The votes for Mr. Strange, along with figures like the former Secretary of State Condoleezza Rice and the former Gov. Bob Riley, will be recorded in the annals of Alabama history. But the State of Alabama is humorless when it comes to write-in votes. So ballots for fictional figures like Mr. Swanson and Buddy the Elf did not amount to much of anything.

“There are certain people that may receive write-in votes that may not be eligible to receive those votes, and if they’re not, they will not be properly acknowledged or duly noted,” John H. Merrill, the secretary of state, said on election night. “For example, if it’s a cartoon character, that doesn’t count.”

Sorry, Bugs Bunny. (He won votes, too.)

Jeff Sessions

Old habits die hard: Mr. Sessions was first elected to the Senate in 1996, and it appears some Alabamians still want him there. Even though he is now the United States attorney general, Mr. Sessions, who vacated the seat that Mr. Jones will fill, remains a popular figure in Alabama and won more than 400 votes.

Mr. Sessions said he cast an absentee ballot, but he refused to identify his candidate of choice. His boss, President Trump, endorsed Mr. Moore.

Other historical figures attracted support. Jesus Christ captured a share of the vote — not altogether surprising in a state where almost nine in 10 adults identify as Christians — as did Andrew Jackson, who died in 1845, and Ronald Reagan, who died in 2004.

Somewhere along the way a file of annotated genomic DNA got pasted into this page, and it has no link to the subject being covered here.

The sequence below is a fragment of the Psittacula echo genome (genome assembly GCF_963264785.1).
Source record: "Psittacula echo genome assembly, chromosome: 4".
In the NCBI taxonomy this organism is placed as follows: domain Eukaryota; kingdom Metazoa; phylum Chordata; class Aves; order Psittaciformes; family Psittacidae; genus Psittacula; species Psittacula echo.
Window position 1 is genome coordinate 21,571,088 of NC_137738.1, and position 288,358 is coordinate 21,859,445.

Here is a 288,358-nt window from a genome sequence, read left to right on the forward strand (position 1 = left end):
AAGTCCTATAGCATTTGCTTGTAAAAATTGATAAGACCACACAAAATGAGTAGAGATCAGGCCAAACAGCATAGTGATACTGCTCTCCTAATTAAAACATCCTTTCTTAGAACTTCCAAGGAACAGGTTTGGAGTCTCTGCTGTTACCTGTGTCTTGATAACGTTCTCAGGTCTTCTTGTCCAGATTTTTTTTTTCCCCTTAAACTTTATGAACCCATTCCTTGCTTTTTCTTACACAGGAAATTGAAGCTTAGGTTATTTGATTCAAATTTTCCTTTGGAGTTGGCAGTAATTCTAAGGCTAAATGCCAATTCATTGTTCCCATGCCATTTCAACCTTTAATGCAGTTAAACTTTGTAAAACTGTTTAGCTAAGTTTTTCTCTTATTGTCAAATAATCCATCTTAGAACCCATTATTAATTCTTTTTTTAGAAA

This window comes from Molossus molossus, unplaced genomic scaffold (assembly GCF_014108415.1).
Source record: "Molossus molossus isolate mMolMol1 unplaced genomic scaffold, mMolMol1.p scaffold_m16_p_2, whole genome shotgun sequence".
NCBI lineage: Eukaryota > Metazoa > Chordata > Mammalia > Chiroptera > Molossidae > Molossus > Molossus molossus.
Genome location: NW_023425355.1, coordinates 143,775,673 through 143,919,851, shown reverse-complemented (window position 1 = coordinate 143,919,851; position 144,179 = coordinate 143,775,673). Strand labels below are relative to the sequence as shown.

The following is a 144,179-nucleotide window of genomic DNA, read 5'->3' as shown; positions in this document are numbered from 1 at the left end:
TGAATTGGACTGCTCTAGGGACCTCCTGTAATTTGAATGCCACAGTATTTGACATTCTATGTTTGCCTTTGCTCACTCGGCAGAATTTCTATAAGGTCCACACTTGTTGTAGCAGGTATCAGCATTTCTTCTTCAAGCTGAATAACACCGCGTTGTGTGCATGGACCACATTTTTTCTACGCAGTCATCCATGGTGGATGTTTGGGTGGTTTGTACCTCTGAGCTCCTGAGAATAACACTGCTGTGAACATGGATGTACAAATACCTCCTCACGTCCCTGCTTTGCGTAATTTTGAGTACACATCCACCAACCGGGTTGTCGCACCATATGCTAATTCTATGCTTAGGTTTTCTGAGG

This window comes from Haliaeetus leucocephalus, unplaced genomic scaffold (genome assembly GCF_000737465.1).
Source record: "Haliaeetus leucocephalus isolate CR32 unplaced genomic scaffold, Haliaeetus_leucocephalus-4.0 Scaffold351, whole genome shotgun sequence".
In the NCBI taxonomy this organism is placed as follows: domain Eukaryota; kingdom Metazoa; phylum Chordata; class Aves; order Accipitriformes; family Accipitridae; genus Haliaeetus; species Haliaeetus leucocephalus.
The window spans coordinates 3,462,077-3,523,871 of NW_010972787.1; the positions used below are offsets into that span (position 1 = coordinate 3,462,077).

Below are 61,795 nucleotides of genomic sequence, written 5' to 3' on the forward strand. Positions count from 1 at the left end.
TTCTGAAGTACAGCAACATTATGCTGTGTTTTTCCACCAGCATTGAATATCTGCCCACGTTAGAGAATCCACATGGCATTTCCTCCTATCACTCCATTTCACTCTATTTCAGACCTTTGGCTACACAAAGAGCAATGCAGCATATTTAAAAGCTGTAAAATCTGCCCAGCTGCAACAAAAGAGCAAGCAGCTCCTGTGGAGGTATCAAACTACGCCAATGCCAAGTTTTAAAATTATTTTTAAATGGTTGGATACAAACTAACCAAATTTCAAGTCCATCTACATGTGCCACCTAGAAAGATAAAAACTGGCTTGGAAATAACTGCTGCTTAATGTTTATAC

Nick Saban

Mr. Saban, already immortalized in bronze outside Bryant-Denny Stadium in Tuscaloosa, has won four national championships since he became the University of Alabama’s head football coach in 2007. But not even one of Alabama’s wildest races could propel him into an elected office with, some would say only half-kiddingly, less clout than his current job.

That almost certainly suits Mr. Saban, the highest paid public employee in Alabama, as well as policy wonks near and far. At a news conference in November 2016, Mr. Saban claimed he had not known the presidential election had been held a day earlier.

“I want what’s best for our country,” he said then. “I’m not sure I can figure that out.”

In the Senate election, Mr. Saban picked up at least 426 votes, far more than Gus Malzahn, the leader of the football program at rival Auburn University. But it is a virtual guarantee that Mr. Saban would prefer to have won this year’s Iron Bowl, which his then-top-ranked Crimson Tide lost to Auburn, 26-14.

“Not These Two”

Voters did not always rely on the creativity of Walt Disney or the stars of “Looney Tunes.” In Madison County, which includes Huntsville and is the states’s third most populous, voters had plenty of their own proposals for senator.

“A Better Choice” won a vote. “A Normal Republican, Please” got another. “Someone with Integrity” picked up a vote, as did “Robocall.” “Neither” managed four votes — the same tally that “No One,” “None,” “Nope” and “Not These Two” pulled together combined.

The public will have to guess about the “winners” of three Madison County votes that were “not listed due to graphic language.”